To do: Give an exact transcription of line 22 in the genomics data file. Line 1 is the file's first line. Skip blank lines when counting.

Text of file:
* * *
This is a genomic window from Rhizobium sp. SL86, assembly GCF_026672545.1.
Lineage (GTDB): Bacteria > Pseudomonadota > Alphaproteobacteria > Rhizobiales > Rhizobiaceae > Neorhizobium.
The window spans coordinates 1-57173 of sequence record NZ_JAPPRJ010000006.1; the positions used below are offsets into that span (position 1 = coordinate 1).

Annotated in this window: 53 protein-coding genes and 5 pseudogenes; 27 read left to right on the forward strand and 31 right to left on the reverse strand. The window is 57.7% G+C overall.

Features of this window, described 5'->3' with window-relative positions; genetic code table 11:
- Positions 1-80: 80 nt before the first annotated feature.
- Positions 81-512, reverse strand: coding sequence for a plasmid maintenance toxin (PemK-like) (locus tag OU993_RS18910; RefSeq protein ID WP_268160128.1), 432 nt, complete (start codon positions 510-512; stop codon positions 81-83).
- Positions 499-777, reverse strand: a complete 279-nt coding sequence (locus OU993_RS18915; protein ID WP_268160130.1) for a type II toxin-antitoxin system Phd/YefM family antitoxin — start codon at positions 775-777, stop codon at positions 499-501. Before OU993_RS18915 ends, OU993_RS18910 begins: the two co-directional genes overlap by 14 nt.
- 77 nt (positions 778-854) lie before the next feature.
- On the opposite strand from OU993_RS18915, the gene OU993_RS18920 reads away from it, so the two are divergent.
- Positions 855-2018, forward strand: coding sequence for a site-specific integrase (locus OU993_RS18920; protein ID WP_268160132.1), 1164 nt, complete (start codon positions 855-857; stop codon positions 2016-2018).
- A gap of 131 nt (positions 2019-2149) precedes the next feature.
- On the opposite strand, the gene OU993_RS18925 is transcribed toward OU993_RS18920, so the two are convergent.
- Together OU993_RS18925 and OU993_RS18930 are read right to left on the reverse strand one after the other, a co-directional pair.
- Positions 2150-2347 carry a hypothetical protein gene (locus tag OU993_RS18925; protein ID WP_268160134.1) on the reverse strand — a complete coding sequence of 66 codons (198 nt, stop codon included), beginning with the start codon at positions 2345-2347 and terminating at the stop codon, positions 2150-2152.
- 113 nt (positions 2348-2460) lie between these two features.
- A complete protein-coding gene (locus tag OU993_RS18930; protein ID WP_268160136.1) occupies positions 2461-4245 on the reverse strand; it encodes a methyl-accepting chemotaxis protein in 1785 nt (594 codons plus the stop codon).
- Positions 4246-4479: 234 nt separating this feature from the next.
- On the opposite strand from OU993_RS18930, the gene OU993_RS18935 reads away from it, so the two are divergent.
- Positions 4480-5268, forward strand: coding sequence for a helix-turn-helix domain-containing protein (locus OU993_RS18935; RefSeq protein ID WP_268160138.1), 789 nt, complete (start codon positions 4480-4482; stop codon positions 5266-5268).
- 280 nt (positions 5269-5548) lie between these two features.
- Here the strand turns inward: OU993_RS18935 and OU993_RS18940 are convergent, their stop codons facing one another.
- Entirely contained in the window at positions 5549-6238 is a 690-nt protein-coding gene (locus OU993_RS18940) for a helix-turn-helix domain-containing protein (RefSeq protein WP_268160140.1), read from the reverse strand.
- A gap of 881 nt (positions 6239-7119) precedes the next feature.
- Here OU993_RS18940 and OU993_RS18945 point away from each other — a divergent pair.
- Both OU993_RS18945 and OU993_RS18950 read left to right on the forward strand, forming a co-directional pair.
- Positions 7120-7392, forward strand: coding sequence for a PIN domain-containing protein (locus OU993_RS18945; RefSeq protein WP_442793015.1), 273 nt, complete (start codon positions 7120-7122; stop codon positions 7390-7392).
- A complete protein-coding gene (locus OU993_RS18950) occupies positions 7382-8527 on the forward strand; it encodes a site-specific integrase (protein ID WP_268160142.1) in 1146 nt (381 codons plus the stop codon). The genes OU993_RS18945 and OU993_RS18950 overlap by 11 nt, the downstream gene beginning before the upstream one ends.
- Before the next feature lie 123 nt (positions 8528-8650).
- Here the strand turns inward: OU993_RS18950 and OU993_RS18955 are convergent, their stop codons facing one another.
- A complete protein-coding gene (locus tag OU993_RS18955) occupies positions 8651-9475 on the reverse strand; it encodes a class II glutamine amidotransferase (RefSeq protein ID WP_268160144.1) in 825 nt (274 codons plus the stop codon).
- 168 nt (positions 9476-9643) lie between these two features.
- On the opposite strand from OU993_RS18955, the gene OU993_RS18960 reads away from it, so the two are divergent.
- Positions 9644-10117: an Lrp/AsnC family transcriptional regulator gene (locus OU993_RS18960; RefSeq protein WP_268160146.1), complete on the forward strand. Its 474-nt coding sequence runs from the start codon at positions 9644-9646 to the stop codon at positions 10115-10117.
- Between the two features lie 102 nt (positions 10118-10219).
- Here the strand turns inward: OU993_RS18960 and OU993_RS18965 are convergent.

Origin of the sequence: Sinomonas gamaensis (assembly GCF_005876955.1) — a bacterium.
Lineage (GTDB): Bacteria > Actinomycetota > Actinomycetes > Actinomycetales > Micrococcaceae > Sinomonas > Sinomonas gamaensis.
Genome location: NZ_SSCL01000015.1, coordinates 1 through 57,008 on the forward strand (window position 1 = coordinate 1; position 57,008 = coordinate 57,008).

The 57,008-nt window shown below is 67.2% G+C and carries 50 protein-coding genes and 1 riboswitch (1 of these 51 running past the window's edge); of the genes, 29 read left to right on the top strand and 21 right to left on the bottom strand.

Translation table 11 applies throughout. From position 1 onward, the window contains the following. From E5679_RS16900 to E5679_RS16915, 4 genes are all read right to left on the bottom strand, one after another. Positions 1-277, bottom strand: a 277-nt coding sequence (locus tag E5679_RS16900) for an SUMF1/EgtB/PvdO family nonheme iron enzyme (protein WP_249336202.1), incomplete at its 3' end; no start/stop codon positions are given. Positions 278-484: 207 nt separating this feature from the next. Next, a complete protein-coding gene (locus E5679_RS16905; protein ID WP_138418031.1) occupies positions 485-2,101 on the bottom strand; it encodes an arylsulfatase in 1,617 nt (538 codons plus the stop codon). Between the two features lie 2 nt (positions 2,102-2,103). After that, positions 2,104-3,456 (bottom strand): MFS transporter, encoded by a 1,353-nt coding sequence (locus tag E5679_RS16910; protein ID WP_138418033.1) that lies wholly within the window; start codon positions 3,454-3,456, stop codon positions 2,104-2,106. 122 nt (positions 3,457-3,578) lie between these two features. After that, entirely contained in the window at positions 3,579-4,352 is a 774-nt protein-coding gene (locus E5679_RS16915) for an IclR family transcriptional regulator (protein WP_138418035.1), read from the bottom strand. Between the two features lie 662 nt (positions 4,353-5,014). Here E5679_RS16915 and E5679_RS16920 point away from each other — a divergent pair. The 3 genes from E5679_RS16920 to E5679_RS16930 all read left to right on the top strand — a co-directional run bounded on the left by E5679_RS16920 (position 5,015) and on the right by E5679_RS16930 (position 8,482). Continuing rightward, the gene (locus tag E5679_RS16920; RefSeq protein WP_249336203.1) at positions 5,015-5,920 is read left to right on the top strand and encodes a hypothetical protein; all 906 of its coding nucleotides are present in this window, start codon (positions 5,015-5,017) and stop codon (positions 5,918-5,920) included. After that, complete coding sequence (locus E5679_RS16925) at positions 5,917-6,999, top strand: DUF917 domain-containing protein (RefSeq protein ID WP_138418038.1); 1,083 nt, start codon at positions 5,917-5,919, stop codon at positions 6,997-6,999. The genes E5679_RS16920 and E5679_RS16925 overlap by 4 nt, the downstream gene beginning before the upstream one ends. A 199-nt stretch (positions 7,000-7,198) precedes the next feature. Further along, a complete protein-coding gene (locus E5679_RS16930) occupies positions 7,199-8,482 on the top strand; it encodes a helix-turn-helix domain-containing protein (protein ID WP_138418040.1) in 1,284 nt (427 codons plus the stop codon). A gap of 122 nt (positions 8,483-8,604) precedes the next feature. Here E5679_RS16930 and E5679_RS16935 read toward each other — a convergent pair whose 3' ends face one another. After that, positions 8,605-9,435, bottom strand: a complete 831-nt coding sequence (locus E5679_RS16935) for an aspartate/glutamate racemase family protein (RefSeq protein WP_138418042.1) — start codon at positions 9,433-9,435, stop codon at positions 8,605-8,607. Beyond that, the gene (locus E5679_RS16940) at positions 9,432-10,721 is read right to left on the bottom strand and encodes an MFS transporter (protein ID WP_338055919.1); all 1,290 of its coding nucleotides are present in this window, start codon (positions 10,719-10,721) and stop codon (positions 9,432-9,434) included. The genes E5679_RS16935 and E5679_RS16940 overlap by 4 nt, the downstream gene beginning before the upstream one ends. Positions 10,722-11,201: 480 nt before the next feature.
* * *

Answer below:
- Here the strand turns inward: OU993_RS18935 and OU993_RS18940 are convergent, their stop codons facing one another.